“All State and public officers with pre-existing medical conditions and/or aged 58 years and above serving in CSG5 (job group ‘S’) and below or their equivalents should forthwith work from home,” read the document,” read the document.
To ensure that those working from home deliver, the Public Service directs that there be clear assignments and targets tasked for the period designated and a clear reporting line to monitor and review work done.
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Others measures outlined in the document include the provision of personal protective equipment to staff, provision of sanitizers and access to washing facilities fitted with soap and water, temperature checks for all staff and clients entering public offices regular fumigation of office premises and vehicles and minimizing of visitors except by prior appointments.
Officers who contract the virus and come back to work after quarantine or isolation period will be required to follow specific directives such as obtaining clearance from the isolation facility certified by the designated persons indicating that the public officer is free and safe from Covid-19. The officer will also be required to stay away from duty station for a period of seven days after the date of medical certification.
“The period a public officer spends in quarantine or isolation due to Covid-19, shall be treated as sick leave and shall be subject to the Provisions of the Human Resource Policy and procedures Manual for the Public Service(May,2016),” read the document.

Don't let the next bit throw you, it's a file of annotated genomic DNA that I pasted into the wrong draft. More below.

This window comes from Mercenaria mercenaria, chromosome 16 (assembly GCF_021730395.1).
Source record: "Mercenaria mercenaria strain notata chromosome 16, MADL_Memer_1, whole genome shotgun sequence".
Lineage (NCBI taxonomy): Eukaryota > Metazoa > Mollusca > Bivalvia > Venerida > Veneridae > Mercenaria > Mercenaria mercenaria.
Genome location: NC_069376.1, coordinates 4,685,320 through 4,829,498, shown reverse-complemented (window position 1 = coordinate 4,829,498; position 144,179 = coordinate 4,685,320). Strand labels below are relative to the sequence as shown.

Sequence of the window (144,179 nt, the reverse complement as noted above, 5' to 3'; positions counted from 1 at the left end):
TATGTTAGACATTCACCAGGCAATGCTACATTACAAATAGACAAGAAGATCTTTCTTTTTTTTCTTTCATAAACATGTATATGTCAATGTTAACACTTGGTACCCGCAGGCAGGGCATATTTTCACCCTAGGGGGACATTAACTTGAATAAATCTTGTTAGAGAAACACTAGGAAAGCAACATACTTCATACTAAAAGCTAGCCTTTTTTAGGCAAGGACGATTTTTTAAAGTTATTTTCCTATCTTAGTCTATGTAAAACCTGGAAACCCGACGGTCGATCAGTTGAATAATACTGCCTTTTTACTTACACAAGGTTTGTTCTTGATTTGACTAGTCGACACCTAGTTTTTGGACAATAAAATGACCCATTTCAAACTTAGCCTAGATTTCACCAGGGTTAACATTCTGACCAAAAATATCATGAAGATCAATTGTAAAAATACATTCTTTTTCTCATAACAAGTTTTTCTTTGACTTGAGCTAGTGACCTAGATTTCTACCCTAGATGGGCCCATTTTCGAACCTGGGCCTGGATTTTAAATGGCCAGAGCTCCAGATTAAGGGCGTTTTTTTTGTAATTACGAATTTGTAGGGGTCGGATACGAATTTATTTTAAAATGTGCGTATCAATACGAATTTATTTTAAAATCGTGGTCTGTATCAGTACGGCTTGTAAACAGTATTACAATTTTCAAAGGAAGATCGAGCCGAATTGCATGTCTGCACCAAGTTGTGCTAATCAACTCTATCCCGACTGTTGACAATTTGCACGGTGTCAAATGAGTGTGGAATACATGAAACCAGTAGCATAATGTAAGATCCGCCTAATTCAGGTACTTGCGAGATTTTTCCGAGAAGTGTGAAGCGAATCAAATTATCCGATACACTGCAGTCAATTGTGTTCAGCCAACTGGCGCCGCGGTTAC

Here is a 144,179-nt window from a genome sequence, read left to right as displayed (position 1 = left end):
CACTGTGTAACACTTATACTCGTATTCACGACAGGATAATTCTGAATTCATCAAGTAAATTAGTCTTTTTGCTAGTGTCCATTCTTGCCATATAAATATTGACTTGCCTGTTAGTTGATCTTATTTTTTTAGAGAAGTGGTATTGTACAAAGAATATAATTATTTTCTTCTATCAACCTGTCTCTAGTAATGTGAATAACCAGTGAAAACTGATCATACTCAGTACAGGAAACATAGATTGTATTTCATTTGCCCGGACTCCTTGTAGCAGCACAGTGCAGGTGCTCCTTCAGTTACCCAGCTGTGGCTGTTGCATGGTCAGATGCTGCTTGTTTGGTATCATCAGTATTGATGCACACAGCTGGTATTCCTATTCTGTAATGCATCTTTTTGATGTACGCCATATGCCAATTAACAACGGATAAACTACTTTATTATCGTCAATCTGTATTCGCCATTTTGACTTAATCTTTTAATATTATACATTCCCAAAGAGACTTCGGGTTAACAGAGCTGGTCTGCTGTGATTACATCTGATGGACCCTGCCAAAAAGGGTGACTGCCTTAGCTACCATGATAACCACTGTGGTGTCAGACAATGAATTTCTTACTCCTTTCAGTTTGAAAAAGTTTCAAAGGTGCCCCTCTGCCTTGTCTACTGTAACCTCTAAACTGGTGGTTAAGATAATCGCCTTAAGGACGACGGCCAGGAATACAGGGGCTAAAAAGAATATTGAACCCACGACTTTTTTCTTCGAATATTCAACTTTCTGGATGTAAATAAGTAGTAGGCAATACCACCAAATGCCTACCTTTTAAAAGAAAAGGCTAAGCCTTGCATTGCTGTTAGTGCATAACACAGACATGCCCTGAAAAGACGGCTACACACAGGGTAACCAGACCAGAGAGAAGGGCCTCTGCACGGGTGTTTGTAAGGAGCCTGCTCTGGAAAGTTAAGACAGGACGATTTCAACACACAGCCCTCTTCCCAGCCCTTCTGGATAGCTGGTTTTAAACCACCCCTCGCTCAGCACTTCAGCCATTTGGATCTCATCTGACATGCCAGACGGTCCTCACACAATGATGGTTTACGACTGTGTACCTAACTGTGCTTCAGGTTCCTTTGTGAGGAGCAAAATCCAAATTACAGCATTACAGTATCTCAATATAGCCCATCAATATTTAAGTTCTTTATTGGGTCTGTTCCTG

The service has also made discrimination and stigmatization an offence and has guaranteed those affected with the virus to receive adequate access to mental health and psychosocial supported offered by the government.
The new directives targeting the Public Services come at a time when Kenyans have increasingly shown lack of strict observance of the issued guidelines even as the number of positive Covid-19 cases skyrocket to 13,771 and leaving 238 dead as of today.
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Principal Secretaries/ Accounting Officers will be personally responsible for effective enforcement and compliance of the current guidelines and any future directives issued to mitigate the spread of Covid-19.
Uhuru convenes summit to review rising Covid-19 cases: The Standard
President Uhuru Kenyatta (pictured) will on Friday, July 24, meet governors following the ballooning Covid-19 infections in recent days.
The session will among other things review the efficacy of the containment measures in place and review the impact of the phased easing of the restrictions, State House said in a statement.
This story is being updated.
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Drastic life changes affecting mental health